Ypulse Essentials: Bieber Bashes U.S., 'Glee' To Sing Original Songs, McSweeney's New Children's Imprint

Rolling Stone BieberWill Rolling Stone’s interview with Justin Bieber (tarnish the pristine image of the pop idol? In the article, due out Feb 18, he disses the U.S. and gives his opinions on politics, fame, abstinence, and abortion, among other topics. After a disappointing Grammys, his album sales are up, and his nail polish line has sold 1 million bottles) (MTV) (Time)

- The cast of ‘Glee’ (continues on its path to becoming a legitimate music group, with plans for an original song in an episode this season, and a whole episode devoted to original songs next season. PSFK notes that when Fox airs “Glee,” Twitter traffic goes up by a factor of 30) (Billboard)

- A new children’s imprint (McSweeney’s McMullens will release 10 children’s books this year, beginning in May) (GalleyCat)

- Calorie counts (don’t influence kids menu choices at fast food restaurants, according to a recent study) (ABC News)

- An ‘undiscovered’ band (will get their “picture on the cover of the Rolling Stone” as part of a contest organized by the magazine, AOLMusic, and Atlantic Records. For the first time ever, readers will choose the featured band. Mashable profiles My Major Company, a startup that hopes to launch the careers of unknown bands through fan funding. With so many industry outsiders gaining more attention, perhaps we’ll have many more “Never Heard Of It” Grammy awards shows in the future) (NY Times, reg required) (New York Magazine)

- Clearasil and MTV (join for a PSA to help teens “Make the Clear Choice” about drugs, alcohol, sex, self-esteem, and other issues. The spots will feature MTV correspondent Suchin Pak and will encourage viewers to visit MTV’s new site, MTV ACT, where they can get involved. Clearasil is also back to advertising with “Skins” after a one week hiatus) (PR Newswire) (Broadcasting & Cable)

- No…

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Millennial News Feed

Quote of the Day: “My significant other and I had known of each other since grade school, but we connected at first on social media.” 

–Male, 20, WY

Fourteen percent of Millennials 18-32-years-old are currently parents, and they’re becoming an influential majority as they simultaneously take over the workplace. Balancing work and childrearing will likely be a priority for the generation, and while young parents today want longer maternity and paternity leaves, this type of flexibility is not often offered. For those with older children, parents want the ability to make children’s mid-day events, even if they have to work later at night to make up for it. Tech companies are “leading the pack” in providing good parental leave policies, and if talent begins to leave due to inflexible policies, other industries could follow suit. (Fast Company)

Kids today are more stressed out than ever, but one school’s effort to lesson their load has parents up in arms. In an effort to combat students’ frustration, exhaustion, lack of family time, and loss of interest in learning, a public elementary school in New York City recently assigned students the tasks of reading books and spending time with their families instead of traditional homework. However, parents are threatening to take kids out of school in protest, and have even assigned their own homework to “fill the gap.” Parenting trends currently lean towards the intense, competitive, and overprotective, and we’ll be interested to see if the pendulum swings as more Millennials become parents of K-12 kids. (DNAinfo)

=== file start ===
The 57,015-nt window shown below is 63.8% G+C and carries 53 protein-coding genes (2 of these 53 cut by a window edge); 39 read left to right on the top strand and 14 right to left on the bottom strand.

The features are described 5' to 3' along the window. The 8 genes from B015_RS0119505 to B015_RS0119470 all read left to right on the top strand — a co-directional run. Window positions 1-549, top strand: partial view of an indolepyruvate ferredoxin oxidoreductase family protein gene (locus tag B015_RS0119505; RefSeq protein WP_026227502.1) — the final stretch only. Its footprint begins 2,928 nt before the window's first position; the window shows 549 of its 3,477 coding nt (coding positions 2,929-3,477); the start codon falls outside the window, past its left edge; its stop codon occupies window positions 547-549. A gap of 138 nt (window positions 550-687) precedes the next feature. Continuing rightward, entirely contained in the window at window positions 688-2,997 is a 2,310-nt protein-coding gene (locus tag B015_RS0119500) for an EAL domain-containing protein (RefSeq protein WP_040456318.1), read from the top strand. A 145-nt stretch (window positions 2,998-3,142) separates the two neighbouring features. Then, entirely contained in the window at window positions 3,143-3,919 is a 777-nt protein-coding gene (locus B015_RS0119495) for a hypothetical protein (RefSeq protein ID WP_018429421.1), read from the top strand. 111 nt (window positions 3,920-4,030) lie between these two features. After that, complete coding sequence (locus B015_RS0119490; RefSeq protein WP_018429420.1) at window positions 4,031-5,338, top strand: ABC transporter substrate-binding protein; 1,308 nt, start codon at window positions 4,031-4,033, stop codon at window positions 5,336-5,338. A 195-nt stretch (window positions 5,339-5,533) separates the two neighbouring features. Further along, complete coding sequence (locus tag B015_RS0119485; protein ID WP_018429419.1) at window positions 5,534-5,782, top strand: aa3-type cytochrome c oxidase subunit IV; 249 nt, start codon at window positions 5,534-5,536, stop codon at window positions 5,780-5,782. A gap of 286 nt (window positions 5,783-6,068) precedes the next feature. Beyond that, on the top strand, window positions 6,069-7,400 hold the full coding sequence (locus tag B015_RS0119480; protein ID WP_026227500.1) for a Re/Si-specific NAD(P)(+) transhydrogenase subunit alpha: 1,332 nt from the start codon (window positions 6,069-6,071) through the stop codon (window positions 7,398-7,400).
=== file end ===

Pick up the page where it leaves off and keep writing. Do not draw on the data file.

Instagram is a vital Snapshot Marketing platform, and they’re introducing even more features for brands who want to appeal to young, visually-driven consumers. The app will now host sponsored, carousel-style posts featuring multiple photos that can be flipped through until the user is given the option to click for additional content. The new format “allows for sequential storytelling,” and has the potential to draw more brands to advertise on the platform, which is already bigger than Twitter with 300 million monthly users globally. (Adweek)

Always’s original “Like A Girl” ad was included in Ypulse’s round up of our favorite marketing of 2014 for standing out in the category of grown up girl-powered marketing. Now the brand has released a follow-up in honor of International Women’s Day with a new spot that features girls all over the world scoring, experimenting, running, calculating, and climbing “like a girl.” After the original ad aired during the Super Bowl this year, Always reported that 79% of women and 59% of men 16-24-years-old said it had altered their perception of what “like a girl” means. The sequel continues the brand’s championing of young girls, and asks viewers to keep doing things #LikeAGirl. (Huffington Post)

Ozo, an adorable 3D-printed bear, is introducing children to the Rubik’s Cube. The retro toy stumps even adults, but it turns out the exercise helps develop important mental capabilities. Ozo Bear teaches kids problem solving with body parts that have to be rearranged to put him in the correct shape. The product is still in early development stages, but mass production predicted for Ozo’s future and 3D-printed playthings are an emerging toy trend to watch. (psfk)

Every other week we tap into our panel of 150,000+ young consumers in a survey of 1,000 13-32-year-olds for their take on current events, trending topics, changing attitudes, and new norms. The question library in the My Library tab on Ypulse.com allows Silver and Gold subscribers to see what we’ve asked and how we’ve asked it for every monthly survey we've done, giving them a better understanding of how we talk to Millennials and an accessible data bank of all of the Millennial statistics available to them. (Ypulse)

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